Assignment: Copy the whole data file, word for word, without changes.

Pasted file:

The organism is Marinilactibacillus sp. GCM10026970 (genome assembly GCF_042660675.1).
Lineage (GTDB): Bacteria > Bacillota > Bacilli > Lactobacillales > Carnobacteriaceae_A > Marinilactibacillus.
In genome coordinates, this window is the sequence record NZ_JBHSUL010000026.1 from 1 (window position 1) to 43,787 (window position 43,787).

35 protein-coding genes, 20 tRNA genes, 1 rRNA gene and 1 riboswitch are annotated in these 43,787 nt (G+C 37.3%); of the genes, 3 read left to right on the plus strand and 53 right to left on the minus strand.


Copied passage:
The organism is Marinilactibacillus sp. GCM10026970 (genome assembly GCF_042660675.1).
Lineage (GTDB): Bacteria > Bacillota > Bacilli > Lactobacillales > Carnobacteriaceae_A > Marinilactibacillus.
In genome coordinates, this window is the sequence record NZ_JBHSUL010000026.1 from 1 (window position 1) to 43,787 (window position 43,787).

35 protein-coding genes, 20 tRNA genes, 1 rRNA gene and 1 riboswitch are annotated in these 43,787 nt (G+C 37.3%); of the genes, 3 read left to right on the plus strand and 53 right to left on the minus strand.